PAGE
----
What is Cumulative Frequency?
Cumulative frequency is the running total of frequencies in a table. Use cumulative frequencies to answer questions about how often a characteristic occurs above or below a particular value. It is also known as a cumulative frequency distribution.
For example, how many students are in the 4th grade or lower at a school?
Cumulative frequency builds on the concepts of frequency and frequency distribution.
- Frequency: The number of times a value occurs in a dataset. For example, there are 12 4th graders in the school.
- Frequency distribution: A table that lists all values in the dataset and how many times each one occurs. Learn more about Frequency Tables.
In this post, learn how to find and construct cumulative frequency distributions for both discrete and continuous data. I’ll also show you how to create less than and greater than versions of these tables.
How to Find Cumulative Frequency
Finding a cumulative frequency distribution makes the most sense when your data have a natural order. The natural ordering allows the cumulative running total to be meaningful. With a minor change, the process works with both discrete and continuous data. Learn more about the differences between Discrete vs. Continuous Data.
For example, the grades in a school, months of a year, or age in years are discrete values with a logical order. Alternatively, when you have continuous data, you can create ranges of values known as classes. In this case, frequencies are counts of how often continuous data fall within each class.
Calculate cumulative frequency by starting at the top of a frequency table and working your way down. Take each row’s frequency and add all preceding rows. By summing the current and previous rows, you calculate the running total.
Let’s use this method to find cumulative frequency for discrete and continuous data.
Construct the Cumulative Frequency Distribution for Discrete Data
The example below shows you how to construct a cumulative frequency distribution for a discrete dataset of school grades (1 – 6). Notice how each row takes the previous cumulative frequency and then adds the frequency for that row to calculate the running total.
For example, if we look at the 3rd grade row of the table, we’ll see that the cumulative frequency is 58. This result tells us that 58 students are in the third grade and lower.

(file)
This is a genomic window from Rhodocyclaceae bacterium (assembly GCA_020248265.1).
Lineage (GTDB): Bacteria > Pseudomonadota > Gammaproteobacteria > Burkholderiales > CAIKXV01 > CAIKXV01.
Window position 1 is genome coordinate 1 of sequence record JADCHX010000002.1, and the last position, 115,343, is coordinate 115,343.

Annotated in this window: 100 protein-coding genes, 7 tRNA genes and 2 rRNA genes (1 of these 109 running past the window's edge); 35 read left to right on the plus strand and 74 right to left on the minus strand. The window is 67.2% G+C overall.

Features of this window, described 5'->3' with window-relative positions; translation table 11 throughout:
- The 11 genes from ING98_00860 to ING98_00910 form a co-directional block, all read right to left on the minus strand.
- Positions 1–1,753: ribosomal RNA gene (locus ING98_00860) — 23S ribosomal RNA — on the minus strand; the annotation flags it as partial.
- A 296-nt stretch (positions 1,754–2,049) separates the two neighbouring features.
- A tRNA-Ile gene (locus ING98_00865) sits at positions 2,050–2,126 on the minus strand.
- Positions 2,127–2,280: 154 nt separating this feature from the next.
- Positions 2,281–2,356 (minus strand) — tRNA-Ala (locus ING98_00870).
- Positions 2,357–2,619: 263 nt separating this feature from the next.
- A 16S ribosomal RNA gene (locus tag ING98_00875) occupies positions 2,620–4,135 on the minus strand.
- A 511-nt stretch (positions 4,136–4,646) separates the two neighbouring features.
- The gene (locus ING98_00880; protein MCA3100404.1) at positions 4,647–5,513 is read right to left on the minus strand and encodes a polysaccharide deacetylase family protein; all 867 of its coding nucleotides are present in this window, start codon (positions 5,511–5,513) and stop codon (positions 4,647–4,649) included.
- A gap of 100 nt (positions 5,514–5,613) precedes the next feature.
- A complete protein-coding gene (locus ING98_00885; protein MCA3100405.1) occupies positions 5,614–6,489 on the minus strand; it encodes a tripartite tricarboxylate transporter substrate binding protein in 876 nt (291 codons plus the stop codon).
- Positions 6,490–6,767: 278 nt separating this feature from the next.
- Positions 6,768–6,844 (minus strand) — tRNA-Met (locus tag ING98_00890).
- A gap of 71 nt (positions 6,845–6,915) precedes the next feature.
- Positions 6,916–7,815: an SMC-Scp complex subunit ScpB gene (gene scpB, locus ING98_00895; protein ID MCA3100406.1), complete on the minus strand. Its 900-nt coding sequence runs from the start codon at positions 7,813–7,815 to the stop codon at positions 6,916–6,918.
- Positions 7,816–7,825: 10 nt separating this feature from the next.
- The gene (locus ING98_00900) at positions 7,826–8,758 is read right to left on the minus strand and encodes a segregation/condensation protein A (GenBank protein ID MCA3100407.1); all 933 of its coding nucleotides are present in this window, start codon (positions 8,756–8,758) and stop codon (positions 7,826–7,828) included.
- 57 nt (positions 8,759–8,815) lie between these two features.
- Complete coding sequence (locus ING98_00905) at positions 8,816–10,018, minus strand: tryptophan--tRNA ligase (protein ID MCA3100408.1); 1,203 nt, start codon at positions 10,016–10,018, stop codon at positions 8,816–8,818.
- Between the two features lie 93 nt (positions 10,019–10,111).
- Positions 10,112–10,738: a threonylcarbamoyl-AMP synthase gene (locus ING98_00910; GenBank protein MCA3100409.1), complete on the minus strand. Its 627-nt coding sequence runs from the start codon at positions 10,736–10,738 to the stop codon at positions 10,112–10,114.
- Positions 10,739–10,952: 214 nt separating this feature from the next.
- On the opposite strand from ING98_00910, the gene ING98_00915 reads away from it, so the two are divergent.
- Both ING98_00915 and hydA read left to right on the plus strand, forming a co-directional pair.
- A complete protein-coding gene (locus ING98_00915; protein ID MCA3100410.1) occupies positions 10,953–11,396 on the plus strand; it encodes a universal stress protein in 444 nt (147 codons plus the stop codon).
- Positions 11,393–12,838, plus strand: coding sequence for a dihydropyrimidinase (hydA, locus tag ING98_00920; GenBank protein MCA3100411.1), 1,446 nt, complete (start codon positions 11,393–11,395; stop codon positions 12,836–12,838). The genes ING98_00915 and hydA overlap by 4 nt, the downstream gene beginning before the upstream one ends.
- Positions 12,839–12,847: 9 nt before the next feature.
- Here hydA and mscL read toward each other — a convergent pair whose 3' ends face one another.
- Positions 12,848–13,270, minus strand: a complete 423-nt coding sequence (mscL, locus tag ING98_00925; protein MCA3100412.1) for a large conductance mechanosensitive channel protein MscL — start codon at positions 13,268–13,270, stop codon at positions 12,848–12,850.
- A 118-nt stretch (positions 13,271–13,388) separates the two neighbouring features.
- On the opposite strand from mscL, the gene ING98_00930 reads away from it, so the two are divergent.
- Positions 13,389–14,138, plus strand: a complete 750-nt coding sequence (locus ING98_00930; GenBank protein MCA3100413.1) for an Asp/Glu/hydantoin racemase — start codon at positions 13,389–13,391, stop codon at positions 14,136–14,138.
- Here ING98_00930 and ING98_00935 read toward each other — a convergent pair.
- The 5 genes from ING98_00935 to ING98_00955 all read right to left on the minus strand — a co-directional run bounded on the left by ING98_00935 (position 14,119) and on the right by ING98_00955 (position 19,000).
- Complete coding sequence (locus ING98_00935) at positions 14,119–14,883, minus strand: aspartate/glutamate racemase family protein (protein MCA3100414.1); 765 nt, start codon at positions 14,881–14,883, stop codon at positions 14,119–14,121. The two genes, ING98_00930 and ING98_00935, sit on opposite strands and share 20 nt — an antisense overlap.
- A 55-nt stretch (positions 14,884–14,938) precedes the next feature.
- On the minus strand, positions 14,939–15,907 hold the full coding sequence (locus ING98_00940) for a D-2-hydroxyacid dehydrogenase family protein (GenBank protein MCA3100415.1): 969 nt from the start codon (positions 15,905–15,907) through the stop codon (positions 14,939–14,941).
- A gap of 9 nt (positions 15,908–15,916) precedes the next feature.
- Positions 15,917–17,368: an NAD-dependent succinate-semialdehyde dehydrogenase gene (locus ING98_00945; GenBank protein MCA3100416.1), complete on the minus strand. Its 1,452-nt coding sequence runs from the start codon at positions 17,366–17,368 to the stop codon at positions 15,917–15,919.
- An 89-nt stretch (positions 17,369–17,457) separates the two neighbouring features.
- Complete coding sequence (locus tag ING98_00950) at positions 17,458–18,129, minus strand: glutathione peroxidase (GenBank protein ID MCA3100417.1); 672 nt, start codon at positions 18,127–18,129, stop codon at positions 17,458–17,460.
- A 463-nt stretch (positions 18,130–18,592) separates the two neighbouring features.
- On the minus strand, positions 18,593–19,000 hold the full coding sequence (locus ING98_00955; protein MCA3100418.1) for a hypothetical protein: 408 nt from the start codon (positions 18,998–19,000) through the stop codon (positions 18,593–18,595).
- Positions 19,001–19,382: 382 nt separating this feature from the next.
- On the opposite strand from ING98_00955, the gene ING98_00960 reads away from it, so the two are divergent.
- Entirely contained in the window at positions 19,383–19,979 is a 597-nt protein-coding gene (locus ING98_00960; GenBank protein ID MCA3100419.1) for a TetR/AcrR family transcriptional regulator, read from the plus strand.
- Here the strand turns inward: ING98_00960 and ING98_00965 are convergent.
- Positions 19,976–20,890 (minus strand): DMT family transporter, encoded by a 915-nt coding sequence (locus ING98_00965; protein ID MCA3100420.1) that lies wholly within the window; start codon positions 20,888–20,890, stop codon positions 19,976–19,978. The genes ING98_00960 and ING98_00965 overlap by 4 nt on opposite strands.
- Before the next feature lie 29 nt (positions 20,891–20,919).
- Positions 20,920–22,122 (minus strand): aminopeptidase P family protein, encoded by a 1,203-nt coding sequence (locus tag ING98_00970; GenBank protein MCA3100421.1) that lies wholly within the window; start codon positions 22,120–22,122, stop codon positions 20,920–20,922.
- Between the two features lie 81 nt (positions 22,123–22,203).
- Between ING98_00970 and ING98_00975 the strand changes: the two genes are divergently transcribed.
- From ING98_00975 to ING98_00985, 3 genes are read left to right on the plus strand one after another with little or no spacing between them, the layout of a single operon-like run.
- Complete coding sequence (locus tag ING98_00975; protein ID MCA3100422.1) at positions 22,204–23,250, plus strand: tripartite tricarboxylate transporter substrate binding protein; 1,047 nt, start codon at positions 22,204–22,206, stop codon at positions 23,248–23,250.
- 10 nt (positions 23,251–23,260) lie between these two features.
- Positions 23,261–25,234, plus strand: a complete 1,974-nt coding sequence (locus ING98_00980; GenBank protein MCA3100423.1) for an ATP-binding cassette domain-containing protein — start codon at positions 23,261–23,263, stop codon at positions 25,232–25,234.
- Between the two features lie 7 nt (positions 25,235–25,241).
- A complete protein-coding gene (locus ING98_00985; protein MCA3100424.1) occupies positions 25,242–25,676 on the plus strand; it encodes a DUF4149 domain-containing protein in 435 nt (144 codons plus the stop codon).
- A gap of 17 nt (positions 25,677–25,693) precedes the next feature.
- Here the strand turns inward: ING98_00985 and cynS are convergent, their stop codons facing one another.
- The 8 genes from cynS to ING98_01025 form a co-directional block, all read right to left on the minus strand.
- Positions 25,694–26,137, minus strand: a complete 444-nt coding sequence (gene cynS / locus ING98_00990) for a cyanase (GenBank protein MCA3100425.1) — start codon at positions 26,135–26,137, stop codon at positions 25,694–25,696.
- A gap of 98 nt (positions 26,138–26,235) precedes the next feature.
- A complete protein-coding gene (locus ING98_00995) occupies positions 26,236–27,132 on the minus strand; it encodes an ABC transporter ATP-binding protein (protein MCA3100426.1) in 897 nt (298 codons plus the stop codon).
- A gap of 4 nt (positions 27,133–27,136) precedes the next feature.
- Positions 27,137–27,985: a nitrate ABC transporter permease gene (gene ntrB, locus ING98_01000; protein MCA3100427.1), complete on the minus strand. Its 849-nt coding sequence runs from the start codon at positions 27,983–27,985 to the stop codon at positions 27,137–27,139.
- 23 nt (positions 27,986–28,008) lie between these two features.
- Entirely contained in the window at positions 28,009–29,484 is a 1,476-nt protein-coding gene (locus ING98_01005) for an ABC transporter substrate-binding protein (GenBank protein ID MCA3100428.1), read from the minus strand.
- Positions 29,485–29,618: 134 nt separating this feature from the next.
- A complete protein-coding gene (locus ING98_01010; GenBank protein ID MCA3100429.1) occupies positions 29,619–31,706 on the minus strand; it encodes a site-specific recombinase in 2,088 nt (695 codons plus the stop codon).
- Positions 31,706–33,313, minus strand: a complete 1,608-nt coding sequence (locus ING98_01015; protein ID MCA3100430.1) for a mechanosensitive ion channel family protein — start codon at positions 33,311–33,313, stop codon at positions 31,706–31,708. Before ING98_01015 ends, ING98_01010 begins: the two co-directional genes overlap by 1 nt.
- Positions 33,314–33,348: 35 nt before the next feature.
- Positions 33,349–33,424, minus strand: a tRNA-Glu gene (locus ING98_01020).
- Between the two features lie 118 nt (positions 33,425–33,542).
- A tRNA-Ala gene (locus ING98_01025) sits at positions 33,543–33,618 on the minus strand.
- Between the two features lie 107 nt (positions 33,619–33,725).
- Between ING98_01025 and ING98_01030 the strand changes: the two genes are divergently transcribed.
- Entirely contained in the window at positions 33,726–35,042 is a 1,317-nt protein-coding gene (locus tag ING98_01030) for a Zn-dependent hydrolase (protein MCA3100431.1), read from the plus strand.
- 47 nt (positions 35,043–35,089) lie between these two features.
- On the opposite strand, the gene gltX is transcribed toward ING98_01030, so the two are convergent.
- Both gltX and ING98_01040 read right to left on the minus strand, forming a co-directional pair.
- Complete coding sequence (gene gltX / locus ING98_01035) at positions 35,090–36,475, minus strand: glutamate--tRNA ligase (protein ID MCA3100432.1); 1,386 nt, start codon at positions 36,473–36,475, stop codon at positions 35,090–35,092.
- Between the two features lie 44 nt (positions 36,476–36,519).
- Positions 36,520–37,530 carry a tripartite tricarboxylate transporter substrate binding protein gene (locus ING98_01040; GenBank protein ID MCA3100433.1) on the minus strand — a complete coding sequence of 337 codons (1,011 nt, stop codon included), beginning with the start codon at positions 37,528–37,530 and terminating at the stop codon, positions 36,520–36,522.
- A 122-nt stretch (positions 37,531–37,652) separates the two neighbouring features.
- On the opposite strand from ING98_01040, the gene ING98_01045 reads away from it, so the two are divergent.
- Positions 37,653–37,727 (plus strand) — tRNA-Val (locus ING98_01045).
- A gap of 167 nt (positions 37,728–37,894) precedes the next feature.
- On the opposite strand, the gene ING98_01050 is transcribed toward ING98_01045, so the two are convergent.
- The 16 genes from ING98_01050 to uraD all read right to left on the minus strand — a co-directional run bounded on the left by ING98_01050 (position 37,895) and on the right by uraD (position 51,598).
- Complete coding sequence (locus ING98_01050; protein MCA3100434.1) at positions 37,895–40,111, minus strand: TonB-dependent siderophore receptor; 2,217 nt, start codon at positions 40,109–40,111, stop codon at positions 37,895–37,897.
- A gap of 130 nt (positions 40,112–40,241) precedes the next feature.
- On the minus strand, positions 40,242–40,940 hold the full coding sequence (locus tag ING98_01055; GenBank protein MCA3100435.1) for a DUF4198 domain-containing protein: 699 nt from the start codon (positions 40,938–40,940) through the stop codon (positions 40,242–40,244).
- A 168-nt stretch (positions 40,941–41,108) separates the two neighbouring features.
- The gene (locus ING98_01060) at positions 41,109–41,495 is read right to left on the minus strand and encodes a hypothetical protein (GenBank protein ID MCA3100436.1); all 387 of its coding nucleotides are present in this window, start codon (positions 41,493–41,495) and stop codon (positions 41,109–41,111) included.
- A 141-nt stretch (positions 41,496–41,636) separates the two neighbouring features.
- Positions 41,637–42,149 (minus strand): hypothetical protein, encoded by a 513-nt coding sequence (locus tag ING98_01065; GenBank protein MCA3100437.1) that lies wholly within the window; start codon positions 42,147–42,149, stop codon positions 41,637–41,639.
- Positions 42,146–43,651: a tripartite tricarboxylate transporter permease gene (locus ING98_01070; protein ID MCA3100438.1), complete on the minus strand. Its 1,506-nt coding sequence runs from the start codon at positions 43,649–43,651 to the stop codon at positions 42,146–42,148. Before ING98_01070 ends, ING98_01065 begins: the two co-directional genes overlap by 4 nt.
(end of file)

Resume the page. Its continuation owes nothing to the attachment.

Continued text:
In this table, the cumulative frequency for the highest value equals the total number of observations in the dataset because all values are less than or equal to it. 6th grade is the highest value, and 88 students are less than or equal to it. Hence, we know there are 88 students in this dataset.
Construct the Cumulative Frequency Distribution for Continuous Data
When you have continuous data, you might not have any repeating values.
For example, no values repeat in the portion of the height data below. Consequently, you’d have a series of values, each having a frequency of one. These are actual data from a study I conducted involving preteen girls. The full dataset has 88 values. You can download the Excel file with the data and table: HeightFrequencyTable.
However, you can obtain meaningful information by grouping the values into ranges and finding the frequency for each class, as shown below.
Then, to create the cumulative frequency table, sum each row with all preceding rows just as we did for the discrete data example.
For example, by looking at the row for 1.46 – 1.51m, we know that 49 preteen girls (just over half the sample of 88) have heights that are less than or equal to 1.51m.
Less Than vs. Greater Than Forms of the Table
Both the preceding examples use the “less than” form of the table. When you look at those cumulative frequency tables, the value indicates the total number of observations that are less than or equal to a specific value. For example, 70 students are in 4th grade or lower.
However, what should you do when you need to understand frequencies that are greater than or equal to a particular value? Simply switch the order of values in the table to list them from highest to lowest. This process constructs a greater than cumulative frequency distribution.
In the example below, I’ll recreate the grade level table, but instead of listing the grades 1 → 6, I’ll switch it to 6 → 1. From that point, I’ll use the same method of summing the current row with all previous rows.
In this greater than distribution, the cumulative frequencies indicate the number of observations greater than or equal to a particular value. For example, 30 students are in 4th grade or higher.
In this table, the cumulative frequency for the lowest value equals the total number of observations because all observations are greater than or equal to it. 1st grade is the lowest value with 88 students greater than or equal to it.
The decision to use a less than or greater than cumulative frequency table depends on which form is most helpful for your subject area.
You can also show cumulative frequency on graphs. In the bar chart below, I added the orange cumulative line. By displaying it in a chart, it’s easy to find where most observations occur. Learn more about Bar Charts: Using, Examples and Interpreting.
In the graph, first and second graders comprise nearly half the school. As the grade levels progress from low to high, the orange line rises to the total number of students, 88.
Relative frequencies are a related concept. Click the link to learn about similarities and differences!
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